I’m not sure who had this idea first, but I hope they made millions from it. It’s so simplistic it’s pure genius.
This is my first experience with it and I’m sold, lock, stock, and barrel. I’ll do infomercials, write ads, give testimonials in church if need be, all on the cuff (east coast speak meaning for free).
I’m of course speaking of the separate room in the master bath for the toilet. Or as I’ve come to call it, the crapper closet. It’s 5 feet by 10 feet of pure awesomeness. I have never seen one before we had this house built.
I was 37 years old and asking the builder what the heck this little room in the master bath was for. I mean how many linen freaking closets do we need? He looked at me like I had escaped from the mental health hospital down the street. He says, “look at the plans again Roger Ramjet, tell me what you see.” So I glance down as if I know what I’m looking at and then I noticed a little symbol that looked like a toilet. Can’t be. I mean an actual architect drew these up, you would think the symbols would be a little more sophisticated than a tiny outline of a commode. But there it was; a toilet, in a room, inside the master bathroom.
And it’s three doors deep inside the bowels of the house.
The more I thought about it, while trying not to make eye contact with the builder, the big poopy head, the more the beauty of it came to me. It’s genius, pure freaking genius! But at that point I was only working from theory. It was just a concept on paper. I would have to wait 6 months to experience it. But again that was only potential value, its true value did not become evident until almost 6 years later, once Frank came along and reached his noise making stage.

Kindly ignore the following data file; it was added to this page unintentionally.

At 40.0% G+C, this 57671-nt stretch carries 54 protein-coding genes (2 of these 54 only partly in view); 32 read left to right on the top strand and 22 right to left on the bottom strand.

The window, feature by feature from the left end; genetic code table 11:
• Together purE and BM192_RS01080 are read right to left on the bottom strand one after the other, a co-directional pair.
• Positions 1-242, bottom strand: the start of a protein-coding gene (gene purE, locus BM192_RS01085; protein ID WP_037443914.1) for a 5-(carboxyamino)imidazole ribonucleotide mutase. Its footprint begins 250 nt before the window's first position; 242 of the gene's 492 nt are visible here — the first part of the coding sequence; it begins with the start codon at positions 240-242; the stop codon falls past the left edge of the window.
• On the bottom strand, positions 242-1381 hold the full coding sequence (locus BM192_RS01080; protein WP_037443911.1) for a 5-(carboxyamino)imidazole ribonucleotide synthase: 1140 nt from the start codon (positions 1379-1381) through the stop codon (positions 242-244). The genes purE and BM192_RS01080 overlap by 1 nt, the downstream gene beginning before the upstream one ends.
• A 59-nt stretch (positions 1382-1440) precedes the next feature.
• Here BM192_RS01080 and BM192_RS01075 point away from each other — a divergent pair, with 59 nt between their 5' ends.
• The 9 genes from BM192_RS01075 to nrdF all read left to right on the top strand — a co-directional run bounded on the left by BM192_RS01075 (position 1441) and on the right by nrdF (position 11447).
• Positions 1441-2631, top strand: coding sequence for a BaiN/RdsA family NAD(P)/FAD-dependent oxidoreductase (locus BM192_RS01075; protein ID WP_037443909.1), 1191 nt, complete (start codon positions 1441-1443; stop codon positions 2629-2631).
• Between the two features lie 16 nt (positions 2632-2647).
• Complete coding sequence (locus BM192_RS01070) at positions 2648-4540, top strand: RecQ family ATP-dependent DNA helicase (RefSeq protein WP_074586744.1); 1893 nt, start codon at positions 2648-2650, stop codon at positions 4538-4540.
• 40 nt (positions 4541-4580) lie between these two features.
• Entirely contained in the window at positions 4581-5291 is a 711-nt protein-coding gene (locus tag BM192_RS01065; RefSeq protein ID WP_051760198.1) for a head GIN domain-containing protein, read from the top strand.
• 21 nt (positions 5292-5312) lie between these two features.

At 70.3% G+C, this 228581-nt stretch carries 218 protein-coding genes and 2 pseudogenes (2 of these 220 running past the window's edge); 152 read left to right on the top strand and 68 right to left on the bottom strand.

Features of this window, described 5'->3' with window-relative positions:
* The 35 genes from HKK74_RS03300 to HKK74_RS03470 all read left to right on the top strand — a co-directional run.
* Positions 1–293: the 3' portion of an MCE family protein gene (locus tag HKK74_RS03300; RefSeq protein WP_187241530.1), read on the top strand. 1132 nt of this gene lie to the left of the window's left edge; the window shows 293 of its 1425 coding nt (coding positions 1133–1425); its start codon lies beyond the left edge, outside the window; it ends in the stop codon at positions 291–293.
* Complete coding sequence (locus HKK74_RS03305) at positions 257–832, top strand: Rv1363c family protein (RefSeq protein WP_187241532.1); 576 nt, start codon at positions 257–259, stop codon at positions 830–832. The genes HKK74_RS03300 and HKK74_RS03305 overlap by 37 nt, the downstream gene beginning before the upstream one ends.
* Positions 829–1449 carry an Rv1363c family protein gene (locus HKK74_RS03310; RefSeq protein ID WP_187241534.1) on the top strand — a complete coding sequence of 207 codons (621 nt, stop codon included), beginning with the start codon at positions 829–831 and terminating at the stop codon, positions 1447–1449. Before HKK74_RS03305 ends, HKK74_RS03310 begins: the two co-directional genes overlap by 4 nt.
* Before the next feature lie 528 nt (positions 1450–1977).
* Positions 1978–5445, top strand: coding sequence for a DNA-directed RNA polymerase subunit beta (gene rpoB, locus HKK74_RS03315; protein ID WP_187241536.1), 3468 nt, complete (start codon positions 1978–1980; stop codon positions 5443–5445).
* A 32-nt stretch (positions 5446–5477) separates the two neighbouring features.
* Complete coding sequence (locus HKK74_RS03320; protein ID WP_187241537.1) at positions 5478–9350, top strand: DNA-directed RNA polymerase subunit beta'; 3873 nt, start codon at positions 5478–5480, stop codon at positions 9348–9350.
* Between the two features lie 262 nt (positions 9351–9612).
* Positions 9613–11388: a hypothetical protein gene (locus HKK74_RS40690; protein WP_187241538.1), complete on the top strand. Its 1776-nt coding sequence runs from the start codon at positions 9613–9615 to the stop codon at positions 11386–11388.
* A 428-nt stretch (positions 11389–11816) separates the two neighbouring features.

Now that Frank is 4 and Anne Marie is walking and yelling at Frank, and Frank is crying about Anne Marie yelling at him, well, I’m not sure there is the calculus necessary to explain the value of those three doors. It has grown exponentially from that first day I closed off Frank ranting incessantly about something he saw on the golf channel. Some enterprising young mathelete might one day develop an algorithm to properly illustrate the relationship between the three doors and the amount of solitude received, but I’m not that mathlete. So you’ll just have to rely on my anecdotal evidence of the greatness of the “Closet”.
Suffice to say the three doors is not only a great physical barrier to the raging circus that is our house when the kids are playing, fighting, or otherwise being kids, it serves as a psychological barrier as well. Not one of those bad psychological barriers, you know – the good kind.
Just knowing there are three doors between you and the bag of crazy erupting over Anne Marie savagely tearing down Frank’s Thomas the Tank Engine city and the miles of associated track, all while staring at him to get his reaction, would be enough to make a Tibetan Monk find another gear in the journey for inner peace.
The physical barriers should be obvious, but if you’ve not seen one, read on.
Bathrooms have been escape pods since they were invented. But man, wait till you have to pass through three doors to get to one. The master bedroom door, the master bath door, and the toilet room door; each one its own airlock to solitude unto itself, but when all three are closed in conjunction, it’s what I imagine the quietness of deep space must be like. I’m not saying it’s like the existence God, or the vastness of space he created, otherwise unexplainable, but it’s pretty damn close.
So here’s to you, separate toilet room inventor person. Your contribution to humanity will not be soon forgotten. In fact I’m not entirely sure why we don’t celebrate the birth of this invention with parades, fireworks, the finest meats and cheeses in all the land, etc… It strikes me a bit of a travesty. Maybe I’ll go to the inner sanctum and ponder this.
Alone with your thoughts, on the crapper, protected by three doors, in a cocoon of silence.
Just as God intended.